A woman waiting for the subway train, Moscow. / Photo: Getty ImagesA woman waiting for the subway train, Moscow. / Photo: Getty Images

Generation Z in Russia really loves videos, and YouTube has become the main platform for watching them. More than half (55 percent) of the adolescents surveyed use it for films and videos, preferring it to television and other platforms. Moreover, for them YouTube is also a search resource. "While Generation Y continues looking for information in the usual Internet search engines, Generation Z has moved to YouTube," says the study.

Internet idols 

YouTube buffs also choose their own heroes. According to the PBN H+K and MAGRAM survey, Russian adolescents consider video bloggers to be opinion leaders in the social networks. They tell jokes (stand-up comedian Danila Poperechny), criticize bad films (Evgeny Bazhanov, also known as badcomedian) or just babble about everything possible (Kate Clapp, a pseudonym for Ekaterina Trofimova). Essentially, the researchers note, video bloggers have replaced TV stars for Generation Z.

A DJ holding headphones on woman, Russia. / Photo: Getty ImagesA DJ holding headphones on woman, Russia. / Photo: Getty Images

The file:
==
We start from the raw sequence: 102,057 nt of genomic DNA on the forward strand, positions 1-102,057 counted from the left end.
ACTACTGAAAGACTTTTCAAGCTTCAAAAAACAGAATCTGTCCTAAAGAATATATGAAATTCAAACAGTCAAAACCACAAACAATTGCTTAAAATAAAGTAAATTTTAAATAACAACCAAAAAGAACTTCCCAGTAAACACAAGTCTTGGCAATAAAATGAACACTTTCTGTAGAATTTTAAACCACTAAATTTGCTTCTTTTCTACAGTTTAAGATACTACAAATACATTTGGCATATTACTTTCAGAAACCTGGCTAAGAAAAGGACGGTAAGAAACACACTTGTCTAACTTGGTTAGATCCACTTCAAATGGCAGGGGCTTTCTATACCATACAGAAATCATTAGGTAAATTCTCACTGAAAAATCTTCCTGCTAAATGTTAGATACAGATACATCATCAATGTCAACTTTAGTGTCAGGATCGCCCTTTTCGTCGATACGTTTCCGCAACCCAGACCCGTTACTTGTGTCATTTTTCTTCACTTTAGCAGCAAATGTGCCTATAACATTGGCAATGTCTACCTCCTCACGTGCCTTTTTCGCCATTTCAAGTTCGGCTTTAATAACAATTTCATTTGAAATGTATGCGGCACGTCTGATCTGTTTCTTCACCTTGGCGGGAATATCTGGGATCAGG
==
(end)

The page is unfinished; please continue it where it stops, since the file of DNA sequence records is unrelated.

Concerning music, Generation Z surely agrees with Kanye West's remark that "Rap is the new Rock and Roll." Their favorite musicians are Russian rappers Egor Kreed, Basta and Timati. Their predecessors from Generation Y enjoy Rock music and even name Metallica as one of their favorite bands. "The Generation Y and Z conflict is basically rock versus rap," remarks Arina Khodyreva.

Protest ready

At the end of March 2017 Generation Z, which earlier was considered apolitical, surprised political analysts. On March 26, 14-20-year-old school and university students took to the streets en-masse to participate in protests organized by opposition figure Alexei Navalny. According to the police, seven percent of those detained at the demonstration were under 18. This had never before happened in Russia.